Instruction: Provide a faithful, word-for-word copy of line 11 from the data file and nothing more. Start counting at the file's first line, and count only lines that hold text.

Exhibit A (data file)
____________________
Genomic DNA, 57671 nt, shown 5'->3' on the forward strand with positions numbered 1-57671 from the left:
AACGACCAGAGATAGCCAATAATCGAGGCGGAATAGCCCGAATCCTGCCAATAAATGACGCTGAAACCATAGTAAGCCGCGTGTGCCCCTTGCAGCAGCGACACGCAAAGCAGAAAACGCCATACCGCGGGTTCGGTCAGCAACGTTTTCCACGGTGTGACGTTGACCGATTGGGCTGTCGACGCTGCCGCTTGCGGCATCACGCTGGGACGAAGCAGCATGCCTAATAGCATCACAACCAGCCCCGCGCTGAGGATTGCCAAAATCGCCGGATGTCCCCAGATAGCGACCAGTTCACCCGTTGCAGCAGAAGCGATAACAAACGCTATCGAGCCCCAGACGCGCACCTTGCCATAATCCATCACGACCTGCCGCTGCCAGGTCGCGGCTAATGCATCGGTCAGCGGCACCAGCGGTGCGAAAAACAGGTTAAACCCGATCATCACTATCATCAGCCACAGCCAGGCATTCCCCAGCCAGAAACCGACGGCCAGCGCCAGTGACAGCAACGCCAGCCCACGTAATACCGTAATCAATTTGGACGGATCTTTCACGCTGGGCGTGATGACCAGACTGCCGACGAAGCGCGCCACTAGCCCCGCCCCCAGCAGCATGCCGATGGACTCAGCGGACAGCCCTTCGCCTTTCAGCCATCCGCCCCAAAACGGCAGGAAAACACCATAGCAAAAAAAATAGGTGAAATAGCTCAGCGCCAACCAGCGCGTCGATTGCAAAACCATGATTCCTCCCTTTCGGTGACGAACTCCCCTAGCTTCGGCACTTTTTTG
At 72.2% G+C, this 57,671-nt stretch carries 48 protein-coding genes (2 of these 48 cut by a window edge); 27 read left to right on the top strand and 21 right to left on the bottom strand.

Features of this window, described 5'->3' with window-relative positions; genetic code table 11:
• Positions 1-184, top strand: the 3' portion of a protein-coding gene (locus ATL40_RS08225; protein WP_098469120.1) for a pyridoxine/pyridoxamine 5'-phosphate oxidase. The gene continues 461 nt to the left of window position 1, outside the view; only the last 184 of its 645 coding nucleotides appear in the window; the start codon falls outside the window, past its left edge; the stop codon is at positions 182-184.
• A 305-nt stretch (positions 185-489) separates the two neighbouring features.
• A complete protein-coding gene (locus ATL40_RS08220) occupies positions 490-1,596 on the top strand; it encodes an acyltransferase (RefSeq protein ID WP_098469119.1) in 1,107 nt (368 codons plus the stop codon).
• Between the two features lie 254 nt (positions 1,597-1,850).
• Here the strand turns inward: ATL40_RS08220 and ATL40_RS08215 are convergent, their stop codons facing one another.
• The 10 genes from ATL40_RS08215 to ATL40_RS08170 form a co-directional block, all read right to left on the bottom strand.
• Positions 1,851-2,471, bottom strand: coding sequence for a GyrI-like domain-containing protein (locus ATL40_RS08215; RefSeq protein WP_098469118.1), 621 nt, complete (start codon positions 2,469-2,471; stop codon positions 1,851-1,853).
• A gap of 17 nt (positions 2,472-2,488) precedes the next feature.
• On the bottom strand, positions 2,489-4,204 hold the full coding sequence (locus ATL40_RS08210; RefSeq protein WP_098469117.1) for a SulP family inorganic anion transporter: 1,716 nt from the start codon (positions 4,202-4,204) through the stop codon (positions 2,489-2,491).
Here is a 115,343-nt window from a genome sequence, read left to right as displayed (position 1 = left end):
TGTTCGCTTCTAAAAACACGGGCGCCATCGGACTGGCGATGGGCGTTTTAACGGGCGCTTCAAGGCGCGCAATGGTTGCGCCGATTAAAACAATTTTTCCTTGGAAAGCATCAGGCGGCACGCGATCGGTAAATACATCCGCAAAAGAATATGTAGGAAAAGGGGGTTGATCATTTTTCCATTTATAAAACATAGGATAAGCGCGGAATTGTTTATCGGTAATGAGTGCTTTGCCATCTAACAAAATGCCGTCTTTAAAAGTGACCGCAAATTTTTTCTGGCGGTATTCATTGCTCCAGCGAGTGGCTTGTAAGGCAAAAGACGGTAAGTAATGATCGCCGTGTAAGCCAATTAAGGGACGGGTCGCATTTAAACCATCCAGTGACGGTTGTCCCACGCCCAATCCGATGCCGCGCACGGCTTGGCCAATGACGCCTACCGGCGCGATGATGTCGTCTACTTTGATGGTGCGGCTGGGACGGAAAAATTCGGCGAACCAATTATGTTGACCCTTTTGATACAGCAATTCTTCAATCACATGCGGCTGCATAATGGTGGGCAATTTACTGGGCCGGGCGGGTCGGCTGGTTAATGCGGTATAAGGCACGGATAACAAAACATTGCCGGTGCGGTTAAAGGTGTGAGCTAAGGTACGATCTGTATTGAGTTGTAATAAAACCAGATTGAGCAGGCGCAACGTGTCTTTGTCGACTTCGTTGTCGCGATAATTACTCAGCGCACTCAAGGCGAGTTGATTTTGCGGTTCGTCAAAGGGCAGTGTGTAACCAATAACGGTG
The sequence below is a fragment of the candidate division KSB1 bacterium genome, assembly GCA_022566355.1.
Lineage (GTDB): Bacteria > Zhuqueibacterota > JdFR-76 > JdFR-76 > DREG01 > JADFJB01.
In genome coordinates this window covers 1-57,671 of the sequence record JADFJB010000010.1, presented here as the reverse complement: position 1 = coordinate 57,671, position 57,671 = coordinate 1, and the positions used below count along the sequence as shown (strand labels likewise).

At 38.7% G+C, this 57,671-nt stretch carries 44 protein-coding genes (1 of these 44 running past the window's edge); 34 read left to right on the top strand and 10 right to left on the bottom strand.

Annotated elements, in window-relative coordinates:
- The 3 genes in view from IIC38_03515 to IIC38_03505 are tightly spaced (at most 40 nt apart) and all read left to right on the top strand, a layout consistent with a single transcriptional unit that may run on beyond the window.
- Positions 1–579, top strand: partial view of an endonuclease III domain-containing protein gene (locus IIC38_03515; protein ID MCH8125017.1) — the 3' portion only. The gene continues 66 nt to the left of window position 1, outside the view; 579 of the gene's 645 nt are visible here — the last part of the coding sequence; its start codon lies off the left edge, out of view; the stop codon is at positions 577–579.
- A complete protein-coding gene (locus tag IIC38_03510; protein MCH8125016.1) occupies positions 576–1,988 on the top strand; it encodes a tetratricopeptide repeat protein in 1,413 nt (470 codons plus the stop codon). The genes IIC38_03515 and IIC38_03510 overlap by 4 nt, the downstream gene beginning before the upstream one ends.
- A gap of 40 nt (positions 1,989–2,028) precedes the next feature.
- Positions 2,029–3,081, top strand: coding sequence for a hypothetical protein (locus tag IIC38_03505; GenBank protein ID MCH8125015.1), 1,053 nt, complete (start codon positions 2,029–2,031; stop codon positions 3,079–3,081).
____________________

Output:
• Positions 1,851-2,471, bottom strand: coding sequence for a GyrI-like domain-containing protein (locus ATL40_RS08215; RefSeq protein WP_098469118.1), 621 nt, complete (start codon positions 2,469-2,471; stop codon positions 1,851-1,853).